Going into this fight, I'd predicted a round seven knockout (yes, I do have witnesses). While I was not surprised to see it happen, I was surprised at how easily Wladmir Klitschko
beat Chris Byrd
. It was not just a victory, it was a potentially career-ending whupping. Thankfully, Byrd didn't seem to be hurt, though his prospects for being taken seriously as a heavyweight were pronounced dead, dead, dead.
The fight started with the two men scouting one another. Wladmir, having been knocked out three times when favored, was very cautious. Byrd, the IBF belt-holder, didn't fight his usual slick, head-bobbing style, but he also didn't rush in aggressively, as he'd told us to expect in the pre-fight chatter. The first round saw Klitschko throw a few crisp jabs, and Byrd land a handful of relatively strong body shots. I scored the first round even, though I could see how some could have given the round to Byrd.
Early in the second round, Wladmir landed the first of what was to be a large number of powerful straight right hands. He also began to throw the left hook off of the jab, which has been his trademark, and started to take control of the fight. The second round also marked the entrance of Tracy Byrd's shrill voice. Many say that Byrd's wife has been instrumental in the failure of Chris' career to thrive, but I'll just say that I was wishing that she would shut up.
In the third Byrd came out with a flurry of body shots, but, as the round progressed, Klitschko dictated the pace, hammering Byrd with the straight right. More and more, these punches were landing on the right side of the face, as Byrd was unsuccessfully trying to turn away. Byrd looked bewildered, as Klitschko was out-muscling, out-jabbing, and out-punching him.
In the fourth, Byrd tried to establish the pawing jab for which he is known. Unfortunately for Byrd, the great defense for which he has also been known was picked apart by the big Ukrainian. There was a lot of talk by the HBO commentators about Klitschko's tactics, and it was becoming clear that Emmanuel Steward had prepared his client well. "The Steelhammer" looked to be perfectly prepared for Byrd, who had no answer for Klitschko's tactics.
In the first minute of the fifth, Klitschko dropped Byrd with a hard straight right, again to the right side of the face. Byrd, known for a strong chin, easily made the count, though he was badly wobbled, and bleeding from the nose. Byrd, copying a page from his cousin Lamon Breswter
's playbook, tried to taunt Klitschko into "punching himself out", as the big Ukrainian had done against Brewster in 2004. Byrd was very mobile as he weathered the storm of Klitschko's fists, even taunting the aggressor, but Wlad resisted temptation, and stood back, not over-exerting himself.
After the bell, in the corner, Byrd had to ask "What'd he hit me with".
In round six, Klitschko charged out, and after initially pouncing on Byrd, he sat back and picked his punches, landing almost at will against the slowed, fearful-appearing Byrd. With Byrd being pummeled, you could clearly hear his shrew of a wife shrieking at him. Byrd walked to his corner looking like he'd already been the full twelve rounds, while the challenger was unmarked, and looked quite rested.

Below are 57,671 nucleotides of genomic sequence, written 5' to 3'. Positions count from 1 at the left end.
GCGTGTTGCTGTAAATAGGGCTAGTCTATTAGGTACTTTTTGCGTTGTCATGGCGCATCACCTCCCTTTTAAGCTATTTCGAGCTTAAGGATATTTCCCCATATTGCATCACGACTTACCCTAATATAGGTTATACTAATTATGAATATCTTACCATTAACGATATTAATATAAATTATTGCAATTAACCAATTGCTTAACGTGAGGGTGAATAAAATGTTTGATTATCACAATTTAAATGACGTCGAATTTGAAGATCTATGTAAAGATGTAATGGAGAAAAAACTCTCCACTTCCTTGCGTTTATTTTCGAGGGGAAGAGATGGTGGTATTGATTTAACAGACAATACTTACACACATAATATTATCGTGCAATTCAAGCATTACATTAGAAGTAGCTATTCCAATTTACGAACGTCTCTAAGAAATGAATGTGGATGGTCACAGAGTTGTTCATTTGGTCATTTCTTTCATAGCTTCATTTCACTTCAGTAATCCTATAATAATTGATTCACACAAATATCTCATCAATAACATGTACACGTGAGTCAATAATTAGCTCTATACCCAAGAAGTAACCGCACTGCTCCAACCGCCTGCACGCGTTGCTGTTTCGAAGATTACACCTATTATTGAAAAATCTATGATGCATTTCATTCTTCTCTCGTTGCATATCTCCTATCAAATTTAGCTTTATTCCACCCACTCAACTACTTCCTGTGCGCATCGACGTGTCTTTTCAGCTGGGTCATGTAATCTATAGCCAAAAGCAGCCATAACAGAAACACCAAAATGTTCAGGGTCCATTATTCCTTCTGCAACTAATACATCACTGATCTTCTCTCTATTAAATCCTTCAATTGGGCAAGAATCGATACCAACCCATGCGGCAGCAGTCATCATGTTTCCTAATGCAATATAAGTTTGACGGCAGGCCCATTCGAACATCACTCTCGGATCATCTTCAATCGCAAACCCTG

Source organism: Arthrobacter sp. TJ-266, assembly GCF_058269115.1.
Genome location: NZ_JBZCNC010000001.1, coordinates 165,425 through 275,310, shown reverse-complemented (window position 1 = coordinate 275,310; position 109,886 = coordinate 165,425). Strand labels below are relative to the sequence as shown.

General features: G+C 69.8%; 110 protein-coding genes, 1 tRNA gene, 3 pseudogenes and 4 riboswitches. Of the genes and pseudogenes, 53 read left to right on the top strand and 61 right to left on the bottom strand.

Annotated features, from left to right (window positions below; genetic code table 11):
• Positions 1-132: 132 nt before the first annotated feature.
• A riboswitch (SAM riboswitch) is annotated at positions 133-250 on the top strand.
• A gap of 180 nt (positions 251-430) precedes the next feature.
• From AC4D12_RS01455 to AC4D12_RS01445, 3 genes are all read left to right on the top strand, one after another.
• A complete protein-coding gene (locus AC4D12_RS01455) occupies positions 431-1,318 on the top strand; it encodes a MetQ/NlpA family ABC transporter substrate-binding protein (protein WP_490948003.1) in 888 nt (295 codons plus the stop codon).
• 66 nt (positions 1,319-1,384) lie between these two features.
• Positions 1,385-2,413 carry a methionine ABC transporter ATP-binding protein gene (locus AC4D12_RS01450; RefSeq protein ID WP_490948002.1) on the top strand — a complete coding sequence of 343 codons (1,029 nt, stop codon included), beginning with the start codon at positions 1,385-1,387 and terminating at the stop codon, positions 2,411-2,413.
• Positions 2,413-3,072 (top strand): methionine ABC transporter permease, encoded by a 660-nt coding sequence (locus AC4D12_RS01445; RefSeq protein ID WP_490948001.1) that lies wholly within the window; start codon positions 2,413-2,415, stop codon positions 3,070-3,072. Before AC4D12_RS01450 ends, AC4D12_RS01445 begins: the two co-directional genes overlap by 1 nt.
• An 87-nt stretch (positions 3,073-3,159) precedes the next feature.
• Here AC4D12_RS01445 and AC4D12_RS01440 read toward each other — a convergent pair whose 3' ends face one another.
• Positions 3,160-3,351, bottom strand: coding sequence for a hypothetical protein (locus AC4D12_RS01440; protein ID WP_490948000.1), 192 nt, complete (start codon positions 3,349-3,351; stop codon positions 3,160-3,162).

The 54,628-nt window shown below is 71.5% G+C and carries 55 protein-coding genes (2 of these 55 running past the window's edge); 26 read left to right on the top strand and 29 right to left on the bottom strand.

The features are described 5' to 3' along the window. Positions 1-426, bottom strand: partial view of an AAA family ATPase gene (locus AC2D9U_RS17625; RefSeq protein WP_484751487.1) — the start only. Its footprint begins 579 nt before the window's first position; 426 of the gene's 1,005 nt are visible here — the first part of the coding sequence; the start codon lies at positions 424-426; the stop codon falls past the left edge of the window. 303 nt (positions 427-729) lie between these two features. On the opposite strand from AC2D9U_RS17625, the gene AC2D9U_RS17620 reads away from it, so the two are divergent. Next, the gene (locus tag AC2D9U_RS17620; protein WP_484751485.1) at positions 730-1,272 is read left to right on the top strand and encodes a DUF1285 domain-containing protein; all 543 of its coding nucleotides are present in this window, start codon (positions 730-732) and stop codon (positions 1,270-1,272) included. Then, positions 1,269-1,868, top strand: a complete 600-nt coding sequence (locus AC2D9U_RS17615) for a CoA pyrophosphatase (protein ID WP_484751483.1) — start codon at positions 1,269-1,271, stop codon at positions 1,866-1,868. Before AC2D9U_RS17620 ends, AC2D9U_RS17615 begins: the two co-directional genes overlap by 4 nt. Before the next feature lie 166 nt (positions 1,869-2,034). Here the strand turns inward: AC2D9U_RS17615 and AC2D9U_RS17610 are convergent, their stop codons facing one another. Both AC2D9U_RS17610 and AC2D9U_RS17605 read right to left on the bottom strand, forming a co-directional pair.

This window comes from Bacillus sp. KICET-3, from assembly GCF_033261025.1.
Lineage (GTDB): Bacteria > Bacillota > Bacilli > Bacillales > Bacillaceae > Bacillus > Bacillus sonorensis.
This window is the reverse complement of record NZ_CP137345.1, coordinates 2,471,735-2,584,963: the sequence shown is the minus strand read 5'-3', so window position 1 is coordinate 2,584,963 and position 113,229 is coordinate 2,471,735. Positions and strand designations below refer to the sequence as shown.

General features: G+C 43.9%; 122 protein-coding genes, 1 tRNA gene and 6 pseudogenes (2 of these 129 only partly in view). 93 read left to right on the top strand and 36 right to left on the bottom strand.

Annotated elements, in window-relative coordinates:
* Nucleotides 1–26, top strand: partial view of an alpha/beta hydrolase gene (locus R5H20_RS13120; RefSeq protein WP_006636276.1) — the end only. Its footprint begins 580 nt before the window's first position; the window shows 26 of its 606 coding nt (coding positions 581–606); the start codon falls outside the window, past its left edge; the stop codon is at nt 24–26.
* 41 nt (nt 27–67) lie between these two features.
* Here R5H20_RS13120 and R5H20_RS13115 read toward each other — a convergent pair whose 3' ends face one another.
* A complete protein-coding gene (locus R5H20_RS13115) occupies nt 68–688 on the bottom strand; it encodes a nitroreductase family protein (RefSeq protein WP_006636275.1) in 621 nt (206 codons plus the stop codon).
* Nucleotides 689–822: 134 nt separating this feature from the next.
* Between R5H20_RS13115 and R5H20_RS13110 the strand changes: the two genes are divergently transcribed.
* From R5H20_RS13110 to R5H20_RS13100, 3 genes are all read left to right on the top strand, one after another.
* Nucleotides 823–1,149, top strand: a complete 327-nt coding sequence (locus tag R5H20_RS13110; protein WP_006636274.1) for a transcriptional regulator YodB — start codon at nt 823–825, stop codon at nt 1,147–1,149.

In the seventh, Klitschko again ran out, slamming Byrd's head with rights and lefts, again dropping Byrd thirty-five seconds into the round. As had been the story of the fight, the punch that dropped Byrd was a straight right to face, slightly off-center to the right. Byrd gamely regained his feet, but the referee had seen enough. Bleeding from both nares, the bridge of his nose, his left brow, and sporting a swollen right eye, Byrd did not put up much of a protest when referee Wayne Kelly called an end to the bout.
Klitschko handled Byrd with even greater ease, this second time around. While I've always thought highly of the former champ, Chris Byrd, particularly as he has aged and slowed, is simply not able to deal with the style of Klitschko, the only man to beat him, other than Ike Ibeabuchi
(probably the greatest "coulda, shoulda, woulda" of this era). Byrd's style is not much fun to watch, he doesn't draw the crowds, and unless something changes, he'll likely never get another big-name fight as a heavyweight. I doubt that he'll try to get down to cruiserweight at his age, though he might draw a crowd for a fight with Jean Marc Mormeck
or O'Neill Bell
, as they prepare to move up in weight.
What's next for Klitschko? Hasim Rahman
won't be available for a while, he's to next fight Oleg Maskaev, with the winner to fight James Toney
. Likewise, Serguei Lyakhovich
, will be giving a rematch to Lamon Brewster. Nikolay Valuev
, assuming that he beats the under-achieving Owen "What the Heck" Beck
, would be a huge money-maker in a European-staged fight with Wlad. Like a great many folks, I'd love to see Wlad fight the winner of the Lyakhovich v Brewster rematch. Other than one of these two, I don't think that any of the current belt-holders can give him a good fight.
Unless the always-suspicious buisness machinations of the of boxing world weave a tangled web, the only other big-dollar challenge out there for Klitschko would be the undefeated, and relatively untested Calvin Brock
(who is to fight Timor Ibragimov
in two months). Of course, putting Klitschko in the ring with any heavy-hitter will draw fans, given Wlad's past history of unexpectedly falling to an underdog's big punch.
With the recent title fights being so exciting, it appears that the heavyweight division is experiencing something of a comeback. I hope that this is so, though I'll keep watching the smaller guys if it does not.